The port of Buenos Aires is planning a new terminal for the cruise industry with the purpose or recovering lost business estimated at 50% compared to the peak reached in the 2012/2013 season. Likewise for this coming season there will be a drastic reduction in landing and provision costs for cruise companies operating from Buenos Aires.
The bidding process is expected to be launched in the first quarter of next year, and will be implemented through a 40/50 year concession expected to attract the world's main operators of the industry.
The announcement was made by the head of the Argentine Ports' General Administration, AGN, Gonzalo Mortola who explained the project includes relocating current cargo and deposit areas, and the current terminal. Works are expected to begin in 2019 in which the current concessions expires.
We are determined that this project will help us recover the 50% of business lost in recent years, by improving competitiveness of the Buenos Aires port and we are already implementing other promotion measures thinking in expanding both ends of the cruise season from November to April, said Mortola.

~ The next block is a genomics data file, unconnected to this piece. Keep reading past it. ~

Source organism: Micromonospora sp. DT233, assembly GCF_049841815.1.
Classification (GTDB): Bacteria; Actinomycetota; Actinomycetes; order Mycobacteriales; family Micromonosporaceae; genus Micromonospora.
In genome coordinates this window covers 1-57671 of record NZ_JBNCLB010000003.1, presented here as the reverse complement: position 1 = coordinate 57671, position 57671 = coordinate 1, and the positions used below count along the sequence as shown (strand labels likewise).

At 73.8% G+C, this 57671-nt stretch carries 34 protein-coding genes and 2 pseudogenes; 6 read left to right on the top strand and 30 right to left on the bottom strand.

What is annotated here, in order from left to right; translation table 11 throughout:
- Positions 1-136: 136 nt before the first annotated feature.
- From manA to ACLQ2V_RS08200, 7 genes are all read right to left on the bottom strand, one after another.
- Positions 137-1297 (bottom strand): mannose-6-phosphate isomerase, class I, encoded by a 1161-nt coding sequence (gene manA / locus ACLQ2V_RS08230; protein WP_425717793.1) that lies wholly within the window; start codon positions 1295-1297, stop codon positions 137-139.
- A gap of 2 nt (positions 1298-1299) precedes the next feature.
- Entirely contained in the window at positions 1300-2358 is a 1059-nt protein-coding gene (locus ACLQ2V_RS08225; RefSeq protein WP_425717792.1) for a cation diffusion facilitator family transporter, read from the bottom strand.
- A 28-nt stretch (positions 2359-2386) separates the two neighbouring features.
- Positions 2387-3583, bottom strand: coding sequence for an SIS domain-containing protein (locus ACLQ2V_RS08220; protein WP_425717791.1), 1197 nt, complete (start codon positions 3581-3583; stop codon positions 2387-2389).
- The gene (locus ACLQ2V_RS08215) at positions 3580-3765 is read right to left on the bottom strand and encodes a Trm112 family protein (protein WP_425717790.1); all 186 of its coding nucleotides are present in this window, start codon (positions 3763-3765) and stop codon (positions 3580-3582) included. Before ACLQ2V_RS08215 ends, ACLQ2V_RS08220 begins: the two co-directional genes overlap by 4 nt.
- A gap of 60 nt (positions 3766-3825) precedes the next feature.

He added that following the 2012/13 peak with 161 vessel calls business dropped to 102 vessels in 2015/16, and expectations for the coming season are even more depressing: 81 calls are programmed.
Mortola admitted that this was not the result of poor seasons, since neighboring countries kept advancing in the trade but rather, lack of clear rules of the game because the industry works with two-year prior booking policy, and you can't keep changing the rules overnight.
Likewise an efficient terminal means ensuring the vessels do not compete for space with cargo and other shipping, we need an overall project including infrastructure which can help with added value to the different services.
The AGP chief said the immediate target was to bounce back in the 2017/2018 season with more reasonable and competitive measures to ensure the number of vessel calls reaches the 100 calls of this season.
I think the most important factor is that from the port of Buenos Aires we're sending clear messages to the market and we had shipping companies commit themselves to bring more vessels, based on certain attractive clear rules, said Mortola.
Among those measure is the decision to lower the high season rate from US$ 42 to US$ 14, and to US$ 7 in low season; vessels will have four years instead of two in their tours, and adopting all WHO recommendations referred to yellow fever. Likewise cruise vessels will have a similar supply treatment to airlines in international airports, which means supplies will not have to comply export-import trade regulations.
This not only represented additional time and unnecessary costs for the cruise industry, but also caused losses to the local industry and limited job opportunities, admitted Mortola.